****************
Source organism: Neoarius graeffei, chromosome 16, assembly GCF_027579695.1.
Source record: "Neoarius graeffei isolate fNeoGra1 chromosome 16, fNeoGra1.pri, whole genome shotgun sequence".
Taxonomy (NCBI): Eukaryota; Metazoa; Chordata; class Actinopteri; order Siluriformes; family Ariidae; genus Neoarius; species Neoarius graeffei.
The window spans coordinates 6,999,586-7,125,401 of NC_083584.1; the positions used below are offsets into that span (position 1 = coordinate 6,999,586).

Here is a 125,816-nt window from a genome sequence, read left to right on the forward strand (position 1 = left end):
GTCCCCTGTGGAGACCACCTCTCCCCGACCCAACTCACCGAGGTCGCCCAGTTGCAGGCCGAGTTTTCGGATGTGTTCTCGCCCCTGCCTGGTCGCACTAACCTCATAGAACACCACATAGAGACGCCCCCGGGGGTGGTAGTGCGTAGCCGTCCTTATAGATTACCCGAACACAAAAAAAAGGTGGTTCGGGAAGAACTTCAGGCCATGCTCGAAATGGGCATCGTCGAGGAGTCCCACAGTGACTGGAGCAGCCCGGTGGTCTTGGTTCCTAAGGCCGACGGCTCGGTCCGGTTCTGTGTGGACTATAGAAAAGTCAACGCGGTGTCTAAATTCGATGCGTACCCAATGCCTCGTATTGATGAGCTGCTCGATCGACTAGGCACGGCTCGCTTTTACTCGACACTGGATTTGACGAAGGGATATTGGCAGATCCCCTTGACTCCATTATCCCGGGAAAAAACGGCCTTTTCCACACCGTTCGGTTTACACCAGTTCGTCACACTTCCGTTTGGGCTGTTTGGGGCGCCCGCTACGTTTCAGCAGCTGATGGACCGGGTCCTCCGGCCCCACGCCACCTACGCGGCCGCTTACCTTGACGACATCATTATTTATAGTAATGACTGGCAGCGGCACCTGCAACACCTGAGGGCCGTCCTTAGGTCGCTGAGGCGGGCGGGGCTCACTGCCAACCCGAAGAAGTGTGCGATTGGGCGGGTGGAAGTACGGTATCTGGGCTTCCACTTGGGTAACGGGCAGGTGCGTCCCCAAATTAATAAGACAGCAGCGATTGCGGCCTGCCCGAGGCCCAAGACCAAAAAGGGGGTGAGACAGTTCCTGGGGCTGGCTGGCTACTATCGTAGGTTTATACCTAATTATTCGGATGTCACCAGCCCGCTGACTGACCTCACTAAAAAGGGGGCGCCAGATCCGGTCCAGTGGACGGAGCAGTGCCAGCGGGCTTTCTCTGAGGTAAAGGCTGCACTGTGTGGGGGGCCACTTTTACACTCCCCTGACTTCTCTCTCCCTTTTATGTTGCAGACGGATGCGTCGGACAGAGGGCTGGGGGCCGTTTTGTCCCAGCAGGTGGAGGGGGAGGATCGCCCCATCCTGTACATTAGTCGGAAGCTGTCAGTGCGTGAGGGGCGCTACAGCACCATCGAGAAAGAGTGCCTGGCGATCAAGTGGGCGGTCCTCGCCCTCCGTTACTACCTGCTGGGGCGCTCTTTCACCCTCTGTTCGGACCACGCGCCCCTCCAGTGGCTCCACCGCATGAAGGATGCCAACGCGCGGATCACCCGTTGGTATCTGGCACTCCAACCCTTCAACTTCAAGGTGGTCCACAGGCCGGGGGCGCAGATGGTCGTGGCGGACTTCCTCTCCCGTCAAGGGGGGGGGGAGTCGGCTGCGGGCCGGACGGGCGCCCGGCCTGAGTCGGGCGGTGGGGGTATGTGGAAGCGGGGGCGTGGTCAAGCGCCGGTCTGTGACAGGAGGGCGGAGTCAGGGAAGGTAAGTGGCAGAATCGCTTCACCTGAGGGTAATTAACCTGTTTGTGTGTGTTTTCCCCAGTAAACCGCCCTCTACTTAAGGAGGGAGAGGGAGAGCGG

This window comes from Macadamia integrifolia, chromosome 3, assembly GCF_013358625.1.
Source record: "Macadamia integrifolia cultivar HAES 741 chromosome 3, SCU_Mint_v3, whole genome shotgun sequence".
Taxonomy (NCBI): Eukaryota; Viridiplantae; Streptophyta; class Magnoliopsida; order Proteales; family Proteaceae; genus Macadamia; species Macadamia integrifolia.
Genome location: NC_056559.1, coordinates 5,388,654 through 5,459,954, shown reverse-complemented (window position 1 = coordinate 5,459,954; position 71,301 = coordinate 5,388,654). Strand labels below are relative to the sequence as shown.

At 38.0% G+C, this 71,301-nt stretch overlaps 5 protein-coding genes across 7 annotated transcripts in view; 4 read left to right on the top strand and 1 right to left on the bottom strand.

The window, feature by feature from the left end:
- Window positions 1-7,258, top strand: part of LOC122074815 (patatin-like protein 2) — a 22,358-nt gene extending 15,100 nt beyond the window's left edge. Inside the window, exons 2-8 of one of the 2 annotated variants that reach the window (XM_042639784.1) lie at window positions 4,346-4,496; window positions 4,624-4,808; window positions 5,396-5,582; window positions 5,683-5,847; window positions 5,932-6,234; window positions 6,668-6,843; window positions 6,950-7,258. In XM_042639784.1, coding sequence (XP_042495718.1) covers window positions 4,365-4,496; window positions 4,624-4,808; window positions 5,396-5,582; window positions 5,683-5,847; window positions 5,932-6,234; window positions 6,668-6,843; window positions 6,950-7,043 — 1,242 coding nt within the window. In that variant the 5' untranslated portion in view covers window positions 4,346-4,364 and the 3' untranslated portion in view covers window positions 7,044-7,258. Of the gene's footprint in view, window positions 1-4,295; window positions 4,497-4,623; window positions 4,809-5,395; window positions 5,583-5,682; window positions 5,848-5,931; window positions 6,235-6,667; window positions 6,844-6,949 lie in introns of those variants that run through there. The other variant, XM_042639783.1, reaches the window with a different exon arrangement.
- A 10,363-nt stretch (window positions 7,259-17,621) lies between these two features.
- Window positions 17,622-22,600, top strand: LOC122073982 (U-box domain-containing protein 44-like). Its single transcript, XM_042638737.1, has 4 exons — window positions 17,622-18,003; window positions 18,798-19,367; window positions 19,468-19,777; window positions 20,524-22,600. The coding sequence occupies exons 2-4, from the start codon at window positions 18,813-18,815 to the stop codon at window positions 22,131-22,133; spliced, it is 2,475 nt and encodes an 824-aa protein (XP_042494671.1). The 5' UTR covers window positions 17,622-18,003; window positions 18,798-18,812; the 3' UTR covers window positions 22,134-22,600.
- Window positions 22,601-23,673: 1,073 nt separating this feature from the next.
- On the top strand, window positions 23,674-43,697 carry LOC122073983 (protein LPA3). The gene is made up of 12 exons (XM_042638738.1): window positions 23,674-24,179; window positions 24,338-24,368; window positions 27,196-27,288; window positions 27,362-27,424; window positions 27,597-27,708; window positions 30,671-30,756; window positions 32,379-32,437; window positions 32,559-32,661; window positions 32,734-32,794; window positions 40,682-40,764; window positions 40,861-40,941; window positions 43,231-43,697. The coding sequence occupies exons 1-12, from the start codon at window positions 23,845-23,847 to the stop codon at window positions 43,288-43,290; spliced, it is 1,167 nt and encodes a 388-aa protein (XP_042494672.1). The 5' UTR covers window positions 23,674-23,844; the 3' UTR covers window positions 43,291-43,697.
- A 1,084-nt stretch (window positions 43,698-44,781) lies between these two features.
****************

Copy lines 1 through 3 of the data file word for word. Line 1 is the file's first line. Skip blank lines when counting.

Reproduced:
Source organism: Neoarius graeffei, chromosome 16, assembly GCF_027579695.1.
Source record: "Neoarius graeffei isolate fNeoGra1 chromosome 16, fNeoGra1.pri, whole genome shotgun sequence".
Taxonomy (NCBI): Eukaryota; Metazoa; Chordata; class Actinopteri; order Siluriformes; family Ariidae; genus Neoarius; species Neoarius graeffei.